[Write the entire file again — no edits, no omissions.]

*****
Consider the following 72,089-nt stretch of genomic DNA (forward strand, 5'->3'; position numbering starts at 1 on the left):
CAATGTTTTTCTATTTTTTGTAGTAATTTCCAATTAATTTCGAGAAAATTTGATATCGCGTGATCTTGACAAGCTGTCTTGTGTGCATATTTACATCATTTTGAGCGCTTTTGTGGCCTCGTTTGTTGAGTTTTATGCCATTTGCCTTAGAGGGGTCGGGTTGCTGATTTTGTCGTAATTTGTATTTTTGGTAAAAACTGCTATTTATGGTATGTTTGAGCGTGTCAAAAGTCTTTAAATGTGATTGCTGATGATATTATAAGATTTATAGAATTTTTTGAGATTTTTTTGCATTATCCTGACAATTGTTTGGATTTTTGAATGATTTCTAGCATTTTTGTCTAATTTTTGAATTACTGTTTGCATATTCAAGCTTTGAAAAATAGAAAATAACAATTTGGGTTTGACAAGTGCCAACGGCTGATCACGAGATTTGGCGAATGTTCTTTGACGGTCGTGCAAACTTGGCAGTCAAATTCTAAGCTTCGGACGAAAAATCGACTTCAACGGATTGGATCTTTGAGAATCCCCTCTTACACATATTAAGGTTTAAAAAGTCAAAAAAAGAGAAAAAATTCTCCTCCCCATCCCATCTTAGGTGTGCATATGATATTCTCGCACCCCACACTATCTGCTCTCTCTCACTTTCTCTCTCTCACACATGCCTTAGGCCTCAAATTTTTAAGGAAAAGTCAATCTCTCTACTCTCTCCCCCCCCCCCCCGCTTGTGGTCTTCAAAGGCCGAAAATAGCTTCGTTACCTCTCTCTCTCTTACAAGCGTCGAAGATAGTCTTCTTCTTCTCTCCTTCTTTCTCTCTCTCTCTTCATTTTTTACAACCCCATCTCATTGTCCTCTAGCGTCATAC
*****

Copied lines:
Consider the following 72,089-nt stretch of genomic DNA (forward strand, 5'->3'; position numbering starts at 1 on the left):
CAATGTTTTTCTATTTTTTGTAGTAATTTCCAATTAATTTCGAGAAAATTTGATATCGCGTGATCTTGACAAGCTGTCTTGTGTGCATATTTACATCATTTTGAGCGCTTTTGTGGCCTCGTTTGTTGAGTTTTATGCCATTTGCCTTAGAGGGGTCGGGTTGCTGATTTTGTCGTAATTTGTATTTTTGGTAAAAACTGCTATTTATGGTATGTTTGAGCGTGTCAAAAGTCTTTAAATGTGATTGCTGATGATATTATAAGATTTATAGAATTTTTTGAGATTTTTTTGCATTATCCTGACAATTGTTTGGATTTTTGAATGATTTCTAGCATTTTTGTCTAATTTTTGAATTACTGTTTGCATATTCAAGCTTTGAAAAATAGAAAATAACAATTTGGGTTTGACAAGTGCCAACGGCTGATCACGAGATTTGGCGAATGTTCTTTGACGGTCGTGCAAACTTGGCAGTCAAATTCTAAGCTTCGGACGAAAAATCGACTTCAACGGATTGGATCTTTGAGAATCCCCTCTTACACATATTAAGGTTTAAAAAGTCAAAAAAAGAGAAAAAATTCTCCTCCCCATCCCATCTTAGGTGTGCATATGATATTCTCGCACCCCACACTATCTGCTCTCTCTCACTTTCTCTCTCTCACACATGCCTTAGGCCTCAAATTTTTAAGGAAAAGTCAATCTCTCTACTCTCTCCCCCCCCCCCCCGCTTGTGGTCTTCAAAGGCCGAAAATAGCTTCGTTACCTCTCTCTCTCTTACAAGCGTCGAAGATAGTCTTCTTCTTCTCTCCTTCTTTCTCTCTCTCTCTTCATTTTTTACAACCCCATCTCATTGTCCTCTAGCGTCATAC